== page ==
Maryville University

Maryville University
This article is about Maryville University in St. Louis, Missouri. For Maryville College in Maryville, Tennessee, see Maryville College.
Maryville University of St. Louis
Maryville University Logo.png
Established 1872
Type Private
Endowment $28.8 million[1]
President Mark Lombardi
Academic staff 140
Students 2,400
Undergraduates 1,800
Postgraduates 600
Location Town and Country, Missouri, USA
38°38′45″N 90°30′14″W / 38.6459°N 90.5038°W / 38.6459; -90.5038Coordinates: 38°38′45″N 90°30′14″W / 38.6459°N 90.5038°W / 38.6459; -90.5038
Campus Suburban
Colors Red, White and Black
Nickname Saints
Mascot "Louie" the Saint Bernard

Maryville University of St. Louis is a private, coeducational university in Town and Country, Missouri, United States.[2][3] It was founded in 1872 by the Religious of the Sacred Heart, a Roman Catholic order established in France by women dedicated to education.[citation needed]



One of the oldest private institutions in Greater St. Louis, Maryville was originally an academy for young women, before becoming a four-year college in 1923 and a university in 1991. In 1968, a watershed year at Maryville, the University became a co-educational institution. In 1972, Maryville’s Centennial year, ownership of the college was transferred from the Religious of the Sacred Heart to a lay board of trustees.

The institution's visionary grasp of the growth potential of West St. Louis County, Missouri, sparked its purchase in the late 1950s of 290 acres (117.4 ha) of land adjacent to U.S. Highway 40, St. Louis' main thoroughfare. The dedication of the new campus on this site in 1961 marked the beginning of Maryville's mission as a community-oriented liberal arts institution. Prior to 1961, Maryville was located in south St. Louis city on Meramec Avenue. The facility was taken over by the Midwest Province of the Augustinian Fathers who established Augustinian Academy, a college prep school for boys. In 1981, Maryville made history by launching Weekend College. For the first time, St. Louis-area working adults could complete entire degree programs solely on the weekends.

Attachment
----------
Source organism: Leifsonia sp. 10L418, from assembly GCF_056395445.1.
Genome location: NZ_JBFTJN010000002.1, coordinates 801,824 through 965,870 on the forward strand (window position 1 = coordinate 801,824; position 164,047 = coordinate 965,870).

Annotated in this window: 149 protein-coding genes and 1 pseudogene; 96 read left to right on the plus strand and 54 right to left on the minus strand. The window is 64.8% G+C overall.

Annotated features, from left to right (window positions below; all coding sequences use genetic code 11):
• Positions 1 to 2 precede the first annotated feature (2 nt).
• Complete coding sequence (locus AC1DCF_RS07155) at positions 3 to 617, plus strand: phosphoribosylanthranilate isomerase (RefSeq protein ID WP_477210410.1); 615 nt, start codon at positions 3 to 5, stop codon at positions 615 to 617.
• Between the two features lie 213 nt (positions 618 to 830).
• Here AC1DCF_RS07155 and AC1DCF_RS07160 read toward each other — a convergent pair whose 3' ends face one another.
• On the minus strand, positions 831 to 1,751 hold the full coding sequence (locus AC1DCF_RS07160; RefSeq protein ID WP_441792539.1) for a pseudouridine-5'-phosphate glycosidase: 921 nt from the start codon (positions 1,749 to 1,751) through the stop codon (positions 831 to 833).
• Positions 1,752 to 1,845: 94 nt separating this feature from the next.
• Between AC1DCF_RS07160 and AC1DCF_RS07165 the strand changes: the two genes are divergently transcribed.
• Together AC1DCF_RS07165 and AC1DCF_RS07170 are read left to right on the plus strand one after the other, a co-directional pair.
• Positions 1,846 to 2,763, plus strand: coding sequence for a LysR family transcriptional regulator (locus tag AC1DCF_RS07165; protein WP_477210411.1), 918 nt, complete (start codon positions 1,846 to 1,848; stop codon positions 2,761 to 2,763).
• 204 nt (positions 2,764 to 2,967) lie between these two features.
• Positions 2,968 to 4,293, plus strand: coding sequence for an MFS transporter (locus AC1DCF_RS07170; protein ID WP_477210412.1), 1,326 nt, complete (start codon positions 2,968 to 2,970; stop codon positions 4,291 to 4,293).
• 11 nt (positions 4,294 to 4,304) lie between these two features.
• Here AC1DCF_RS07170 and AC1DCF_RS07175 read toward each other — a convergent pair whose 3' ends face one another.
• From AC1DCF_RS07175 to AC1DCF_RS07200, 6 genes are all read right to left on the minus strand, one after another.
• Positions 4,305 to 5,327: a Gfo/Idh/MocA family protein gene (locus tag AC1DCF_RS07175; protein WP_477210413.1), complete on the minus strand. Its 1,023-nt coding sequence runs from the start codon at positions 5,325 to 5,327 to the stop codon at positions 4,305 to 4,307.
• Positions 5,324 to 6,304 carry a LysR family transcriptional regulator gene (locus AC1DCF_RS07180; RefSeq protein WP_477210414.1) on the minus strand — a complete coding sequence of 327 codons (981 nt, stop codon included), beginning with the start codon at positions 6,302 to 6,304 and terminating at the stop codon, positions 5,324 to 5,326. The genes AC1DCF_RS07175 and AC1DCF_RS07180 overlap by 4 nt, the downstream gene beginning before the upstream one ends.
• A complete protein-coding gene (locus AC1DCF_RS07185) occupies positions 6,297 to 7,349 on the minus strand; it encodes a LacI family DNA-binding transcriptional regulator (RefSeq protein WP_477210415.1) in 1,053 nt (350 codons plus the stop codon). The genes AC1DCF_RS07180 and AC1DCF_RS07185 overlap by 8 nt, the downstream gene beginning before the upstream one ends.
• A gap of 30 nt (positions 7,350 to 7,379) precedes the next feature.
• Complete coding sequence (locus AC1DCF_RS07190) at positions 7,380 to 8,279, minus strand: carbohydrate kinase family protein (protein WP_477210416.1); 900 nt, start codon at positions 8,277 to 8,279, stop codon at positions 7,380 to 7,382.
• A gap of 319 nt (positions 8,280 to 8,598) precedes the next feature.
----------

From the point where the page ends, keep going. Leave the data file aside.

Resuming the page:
More construction was dedicated in 1986 with the addition of the new library building. Construction was completed around 1988. President Keith Lovin initiated a significant amount of construction in 1997 with the construction of the new Art and Design Building, the new link between academic buildings, the new Donius University Center completed in 2001, the opening of the new theatre auditorium in 2002, and apartment style dorms in 2003. An additional apartment building and the new Buder Family Commons was completed in mid 2006 in time for the start of the fall semester. In Fall 2010, the new Maryville Hall (residence hall) was opened for students. This building was purchased from Marriott. In Fall 2010, construction began on a new dining court adjacent to Gander Hall. Expected completion is Summer 2011.


  • School of Health Professions A majority of the students at Maryville major in the medical fields of nursing, physical therapy, occupational therapy, and music therapy.
  • John E. Simon School of Business Named after the late St. Louis philanthropist, the school of business offers programs in accounting, marketing, e-business, business administration and information systems. The school is ACBSP accredited and fosters a strong relationship with Edward Jones Investments.
  • College of Arts and Sciences Many students at Maryville who pursue a degree in liberal arts major in actuarial science, art and design, social sciences, or the humanities.
  • School of Education
  • Music Therapy Maryville is also one of three universities in Missouri to offer a degree in music therapy.

Maryville Library

The Library may request a book loan from another college or university within Missouri that is a member of the state's MOBIUS cluster. Other resources include a small collection of government documents, periodicals, phonographic records, videos, microfiche, and access to LexisNexis.


Maryville Athletics Logo

Maryville athletic teams are known as the Saints, the university competes at the NCAA Division II level in the Great Lakes Valley Conference (GLVC). The Saints competed in the St. Louis Intercollegiate Athletic Conference, a Division III conference since 1989 and competed in Division III sports since 1978. Maryville was accepted into the Great Lakes Valley Conference (GLVC) for the 2009-2010 school year when the school began transitioning to NCAA Division II athletics and became an active member of Division II in July 2011.[4]

In 2011, the school added wrestling. Maryville's first head coach is Mike Denney, who previously lead the University of Nebraska-Omaha to Division II dominance with seven titles before the program got cut during UNO's transition to Division I.




  1. ^ As of June 30, 2009. "U.S. and Canadian Institutions Listed by Fiscal Year 2009 Endowment Market Value and Percentage Change in Endowment Market Value from FY 2008 to FY 2009" (PDF). 2009 NACUBO-Commonfund Study of Endowments. National Association of College and University Business Officers. Retrieved February 16, 2010. 
  2. ^ "Zoning Map." City of Town and Country. Retrieved on August 18, 2009.
  3. ^ "Town and Country city." U.S. Census Bureau. Retrieved on August 18, 2009.
  4. ^ Pickle, David (July 13, 2011). "Five new active members join Division II". NCAA. Retrieved July 17, 2011. 

External links

Wikimedia Foundation. 2010.

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